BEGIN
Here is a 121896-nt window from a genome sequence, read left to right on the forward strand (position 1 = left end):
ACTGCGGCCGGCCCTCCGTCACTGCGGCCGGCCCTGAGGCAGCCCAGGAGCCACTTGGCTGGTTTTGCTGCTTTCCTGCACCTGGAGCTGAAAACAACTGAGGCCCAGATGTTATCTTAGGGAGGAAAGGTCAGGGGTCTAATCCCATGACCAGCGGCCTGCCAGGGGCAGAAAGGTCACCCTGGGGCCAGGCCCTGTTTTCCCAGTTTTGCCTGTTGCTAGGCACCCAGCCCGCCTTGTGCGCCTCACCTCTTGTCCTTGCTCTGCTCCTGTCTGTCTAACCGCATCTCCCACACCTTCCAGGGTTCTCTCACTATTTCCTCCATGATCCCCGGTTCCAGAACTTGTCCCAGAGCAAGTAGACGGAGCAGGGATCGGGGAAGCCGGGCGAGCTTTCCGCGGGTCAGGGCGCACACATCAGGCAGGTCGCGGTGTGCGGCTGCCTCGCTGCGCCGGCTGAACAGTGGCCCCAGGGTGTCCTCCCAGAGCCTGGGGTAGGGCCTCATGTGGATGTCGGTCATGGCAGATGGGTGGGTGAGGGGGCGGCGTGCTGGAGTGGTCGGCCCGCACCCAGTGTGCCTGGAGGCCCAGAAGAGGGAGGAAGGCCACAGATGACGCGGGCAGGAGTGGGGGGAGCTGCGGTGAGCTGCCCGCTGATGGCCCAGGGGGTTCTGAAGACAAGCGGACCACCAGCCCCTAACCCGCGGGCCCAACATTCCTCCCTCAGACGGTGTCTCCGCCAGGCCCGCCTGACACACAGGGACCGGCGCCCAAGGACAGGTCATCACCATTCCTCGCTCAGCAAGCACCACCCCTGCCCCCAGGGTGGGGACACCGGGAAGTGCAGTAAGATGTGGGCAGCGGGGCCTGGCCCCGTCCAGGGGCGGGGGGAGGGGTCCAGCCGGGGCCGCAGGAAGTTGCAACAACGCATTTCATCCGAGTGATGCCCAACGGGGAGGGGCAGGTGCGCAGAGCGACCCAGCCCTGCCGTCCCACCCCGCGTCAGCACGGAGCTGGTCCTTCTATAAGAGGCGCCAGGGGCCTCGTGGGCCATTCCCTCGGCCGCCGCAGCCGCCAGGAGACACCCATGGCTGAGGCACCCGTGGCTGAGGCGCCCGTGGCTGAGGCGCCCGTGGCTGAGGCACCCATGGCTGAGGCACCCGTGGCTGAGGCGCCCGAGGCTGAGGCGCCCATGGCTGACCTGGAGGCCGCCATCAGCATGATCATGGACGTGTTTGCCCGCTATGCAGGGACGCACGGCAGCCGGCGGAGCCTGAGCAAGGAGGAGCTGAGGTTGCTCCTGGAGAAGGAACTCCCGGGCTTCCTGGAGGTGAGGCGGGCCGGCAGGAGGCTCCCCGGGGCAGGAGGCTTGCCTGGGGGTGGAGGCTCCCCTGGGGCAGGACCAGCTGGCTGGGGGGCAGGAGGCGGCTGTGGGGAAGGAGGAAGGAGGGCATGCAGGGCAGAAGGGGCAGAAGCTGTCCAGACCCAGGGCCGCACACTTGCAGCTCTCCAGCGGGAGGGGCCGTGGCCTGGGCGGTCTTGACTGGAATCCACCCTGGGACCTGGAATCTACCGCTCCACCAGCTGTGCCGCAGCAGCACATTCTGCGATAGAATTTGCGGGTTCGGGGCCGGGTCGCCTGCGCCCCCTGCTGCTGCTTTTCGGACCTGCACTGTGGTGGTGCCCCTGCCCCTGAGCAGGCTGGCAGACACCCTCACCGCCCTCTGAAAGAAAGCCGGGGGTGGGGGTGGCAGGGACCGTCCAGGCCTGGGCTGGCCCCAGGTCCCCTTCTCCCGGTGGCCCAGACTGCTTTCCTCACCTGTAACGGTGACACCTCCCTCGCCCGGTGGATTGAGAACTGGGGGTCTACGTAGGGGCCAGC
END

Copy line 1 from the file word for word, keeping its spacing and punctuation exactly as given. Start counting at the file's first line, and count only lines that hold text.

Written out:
Here is a 121896-nt window from a genome sequence, read left to right on the forward strand (position 1 = left end):